Speed is no doubt critical in the healthcare world. Clinical positions are sought after similar to IT-related roles. Therefore, the hospital needed technology that would allow recruiters to screen candidates quickly and reduce the amount of administrative work so they could source. A video interviewing tool was implemented in under three weeks. Video interviewing started with administrative, customer service, food service workers, and patient care techs over the first three months. According to ATS reports, time-to-fill improved by five days, not only in those roles but also in clinical roles as recruiters had an average of two hours a day to source those positions.

Finally, agency partnerships helped connect recruiting to the agency’s analytics vendor, Recruitics, to measure our sponsored post results. According to Recruitics’ report below, candidate applications significantly improved over a seven-month period, especially one month into our campaigns in October 2018.

Roadmap on Recuitment Resources

What hospitals
had when started:

• LinkedIn Recruiter
• LinkedIn Job Slots
• Post and Pray

What was accomplished:

• Sponsored Content: Indeed, Niche Sites / Association Pages
• Sponsored Glassdoor Page / Postings
• Niche sites for clinical position postings
• Sourcing Training for Team Members
• Contract Sourcers / Recruiters during peak hiring

The focus on resources was crucial to the hospital especially as pressure mounted from hospital leadership to get positions filled. The hospital recruiting function was essentially non-existent with one full-time recruiter, one recruiter seat, and three job slots.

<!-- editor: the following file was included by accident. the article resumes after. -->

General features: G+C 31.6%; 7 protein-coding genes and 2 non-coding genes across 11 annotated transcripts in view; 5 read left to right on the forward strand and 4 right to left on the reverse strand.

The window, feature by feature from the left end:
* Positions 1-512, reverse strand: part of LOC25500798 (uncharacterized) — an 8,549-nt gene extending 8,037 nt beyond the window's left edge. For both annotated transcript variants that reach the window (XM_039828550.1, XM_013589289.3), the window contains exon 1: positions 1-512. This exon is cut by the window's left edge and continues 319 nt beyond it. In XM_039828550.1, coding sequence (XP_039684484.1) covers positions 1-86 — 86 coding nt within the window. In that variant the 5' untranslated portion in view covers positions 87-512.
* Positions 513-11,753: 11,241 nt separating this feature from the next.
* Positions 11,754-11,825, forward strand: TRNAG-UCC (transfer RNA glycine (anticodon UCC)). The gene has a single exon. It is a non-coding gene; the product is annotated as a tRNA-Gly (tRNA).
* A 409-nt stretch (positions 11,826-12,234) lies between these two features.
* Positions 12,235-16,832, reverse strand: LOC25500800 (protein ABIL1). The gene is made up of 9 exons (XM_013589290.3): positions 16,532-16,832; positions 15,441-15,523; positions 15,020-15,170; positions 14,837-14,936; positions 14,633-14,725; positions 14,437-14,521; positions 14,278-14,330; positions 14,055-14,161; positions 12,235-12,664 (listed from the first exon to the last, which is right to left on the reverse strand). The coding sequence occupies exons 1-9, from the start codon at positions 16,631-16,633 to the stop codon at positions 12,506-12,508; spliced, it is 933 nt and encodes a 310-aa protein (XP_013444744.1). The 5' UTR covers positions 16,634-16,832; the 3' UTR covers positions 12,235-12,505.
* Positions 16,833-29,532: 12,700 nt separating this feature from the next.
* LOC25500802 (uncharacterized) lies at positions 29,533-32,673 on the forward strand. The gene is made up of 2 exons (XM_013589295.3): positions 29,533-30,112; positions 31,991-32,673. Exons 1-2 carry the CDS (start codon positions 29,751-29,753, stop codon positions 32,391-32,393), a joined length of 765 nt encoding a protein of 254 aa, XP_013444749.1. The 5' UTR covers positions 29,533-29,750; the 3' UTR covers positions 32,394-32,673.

With over 600 spots to fill, the first obligation was adding 19 contract recruiters via a staff augmentation solution. In one month, 14 of 19 recruiters were hired and assigned to fill our clinical roles with a majority of those RNs. The other five recruiters covered non-clinical roles.

Once contract recruiters were in place, it was critical to train them on the hospital’s hiring process and the sourcing tools purchased. More importantly, have them build strong virtual partnerships with the hiring managers. It was extremely challenging due to demands of the hospital environment.

When the project started, the hospital did not have any talent attraction tools other than organic Indeed postings. In over a month’s time, recruiting operations worked with our agency to develop relationships with key vendors including Indeed, Glassdoor, ZipRecruiter as well as nursing-focused niche association job boards. Afterwards, second-tier sponsored posts on Google and Work4 were put up. You can see the report details provided by our vendor below:

Roadmap on Progress

What hospitals
had when started:

• Order Takers
• Slap ’n Stick
• No stages / checkpoints
• Poor candidate experience
• Weak hiring manager buy-in

What was accomplished:

• Outlined a detailed process for internal and external hiring
• Who is responsible for each step of process
• Recruiter playbook
• Hiring manager touchpoints
• Candidate touchpoints
• Formalized onboarding

When it comes to building the roadmap, having a strategic plan around the recruiting and hiring process is the most critical. In fact, recruiting leadership focused on these strategies first so that the other parts of the roadmap will fall in place. The prior process was based on order taking, slap ‘n’ stick, having no formal stages and overall, no hiring manager buy-in. What happened?

Business and recruiting leadership both sat down with hiring managers to understand what needed improvement and what suggestions the manager had to help improve the process. This was key in ensuring that talent acquisition had hiring manager buy-in. Too many recruiting teams just jump right in without taking the time to learn the business and involve the business in recruiting decisions.